‘’anyone watching her walking across campus might think she needed crutches. she shuffled and limped, moaned and groaned. she had a hard time even getting up after sitting”. (4)

Here’s the interesting part. Deb’s pains, according to Ellis, would go away when she got into her run.

Can you guess where I’m going? Think about it.  Because she was running pain free, she figured she was okay.

She figured her sore muscles were just a discomfort and continued  running the marathon.

The end result was that she had to stop running for 4 months and experienced pain from the groin area for a year.

Conclusion

Now you know the importance of  not ignoring pain. That sore calf muscle that seems minor one day will develop into an achilles tendon tear if you continue pushing your self with more workout.

It wouldn’t be correct to say you  should see your pain as a blessing. God knows I have seen too many tears from those I care about carry on in daily pain.

However, every once in a while fate has a way of reminding us that there are those who suffer in worse ways. Yes, drinking something so hot it burns your tongue is no fun. But at least you can stop before lasting damage is done.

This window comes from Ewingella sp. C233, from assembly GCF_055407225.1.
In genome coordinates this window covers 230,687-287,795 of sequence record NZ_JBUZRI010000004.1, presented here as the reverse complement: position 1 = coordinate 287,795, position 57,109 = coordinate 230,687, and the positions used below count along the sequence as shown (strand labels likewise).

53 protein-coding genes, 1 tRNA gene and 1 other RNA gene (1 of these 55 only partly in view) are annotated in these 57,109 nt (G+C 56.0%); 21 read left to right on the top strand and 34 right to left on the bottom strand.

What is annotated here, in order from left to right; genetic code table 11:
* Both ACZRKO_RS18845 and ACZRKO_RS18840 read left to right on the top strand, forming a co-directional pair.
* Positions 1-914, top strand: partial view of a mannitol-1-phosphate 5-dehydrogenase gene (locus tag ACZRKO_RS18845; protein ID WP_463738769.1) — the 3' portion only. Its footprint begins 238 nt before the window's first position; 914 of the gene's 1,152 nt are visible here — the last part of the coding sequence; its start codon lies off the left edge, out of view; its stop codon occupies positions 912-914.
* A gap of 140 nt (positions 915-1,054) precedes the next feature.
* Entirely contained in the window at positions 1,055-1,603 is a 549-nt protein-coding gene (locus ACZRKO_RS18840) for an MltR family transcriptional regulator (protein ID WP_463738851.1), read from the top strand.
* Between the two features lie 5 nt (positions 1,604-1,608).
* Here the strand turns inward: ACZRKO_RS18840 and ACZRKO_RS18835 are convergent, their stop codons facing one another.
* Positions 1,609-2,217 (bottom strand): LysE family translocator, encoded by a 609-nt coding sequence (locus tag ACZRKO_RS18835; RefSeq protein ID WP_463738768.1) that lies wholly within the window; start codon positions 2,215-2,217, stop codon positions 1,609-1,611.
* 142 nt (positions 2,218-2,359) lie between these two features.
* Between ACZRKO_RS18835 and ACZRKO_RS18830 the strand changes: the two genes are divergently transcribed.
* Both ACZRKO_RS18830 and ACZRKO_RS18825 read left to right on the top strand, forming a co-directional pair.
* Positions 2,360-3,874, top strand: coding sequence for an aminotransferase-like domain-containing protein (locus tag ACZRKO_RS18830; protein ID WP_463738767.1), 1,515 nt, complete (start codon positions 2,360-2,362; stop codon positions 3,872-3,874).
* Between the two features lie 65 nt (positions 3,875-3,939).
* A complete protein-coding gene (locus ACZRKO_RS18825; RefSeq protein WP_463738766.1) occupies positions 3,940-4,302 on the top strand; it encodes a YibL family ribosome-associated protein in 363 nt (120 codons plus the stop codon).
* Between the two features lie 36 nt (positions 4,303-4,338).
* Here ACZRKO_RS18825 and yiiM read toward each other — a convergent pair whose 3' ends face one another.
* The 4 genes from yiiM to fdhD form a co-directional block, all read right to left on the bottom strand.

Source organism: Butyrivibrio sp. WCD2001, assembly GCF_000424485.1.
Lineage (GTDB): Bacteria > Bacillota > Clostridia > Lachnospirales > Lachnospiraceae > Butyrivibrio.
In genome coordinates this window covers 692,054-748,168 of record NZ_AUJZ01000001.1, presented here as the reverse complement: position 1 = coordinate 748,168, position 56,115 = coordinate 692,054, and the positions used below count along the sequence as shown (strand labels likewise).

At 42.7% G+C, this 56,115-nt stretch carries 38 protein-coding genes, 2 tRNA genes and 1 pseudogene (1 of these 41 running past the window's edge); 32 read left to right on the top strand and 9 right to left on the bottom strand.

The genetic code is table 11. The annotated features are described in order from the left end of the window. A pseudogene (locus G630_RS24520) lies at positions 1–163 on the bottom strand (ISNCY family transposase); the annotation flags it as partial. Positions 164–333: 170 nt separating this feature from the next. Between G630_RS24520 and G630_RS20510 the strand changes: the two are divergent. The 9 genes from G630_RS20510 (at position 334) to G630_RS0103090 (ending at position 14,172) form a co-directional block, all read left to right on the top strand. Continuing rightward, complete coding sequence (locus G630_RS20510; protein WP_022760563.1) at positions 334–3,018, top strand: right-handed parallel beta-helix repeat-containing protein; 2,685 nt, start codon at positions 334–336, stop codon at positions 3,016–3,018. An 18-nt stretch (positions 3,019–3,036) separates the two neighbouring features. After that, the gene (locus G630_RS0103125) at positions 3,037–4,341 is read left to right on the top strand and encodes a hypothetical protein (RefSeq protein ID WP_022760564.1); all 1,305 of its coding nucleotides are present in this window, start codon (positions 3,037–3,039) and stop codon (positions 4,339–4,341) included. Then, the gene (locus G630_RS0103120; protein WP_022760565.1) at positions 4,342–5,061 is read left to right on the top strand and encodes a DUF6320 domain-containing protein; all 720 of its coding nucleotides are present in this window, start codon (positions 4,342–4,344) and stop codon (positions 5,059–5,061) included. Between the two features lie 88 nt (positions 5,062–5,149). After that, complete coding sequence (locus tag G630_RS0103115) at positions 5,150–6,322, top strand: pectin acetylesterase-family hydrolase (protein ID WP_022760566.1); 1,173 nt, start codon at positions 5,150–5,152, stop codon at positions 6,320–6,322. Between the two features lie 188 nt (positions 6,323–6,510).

But what about not feeling the pain and not realizing that you are burning your esophagus. Yet having to live with the result. Can you imagine how terrible that must be?

So be grateful that you have a warning system that tells you to avoid danger and injury. Pay attention to what your pain is telling You. Also, one last hint. Do not ice immediately before training. It has, as Joe Ellis points out,” an anesthetizing effect and will block the pain response that gives you a warning signal of  an injury”. Running Injury-Free: How to Prevent Treat and Recover From Dozens of Painful Problems. 

I like to hear from the readers so please leave me a comment below to let me know if this post helped you or if you have any questions.

References

(1) Natural History Magazine “Hitting a nerve: pain and emotion are intertwined” 123.1 (Feb. 2015): p34.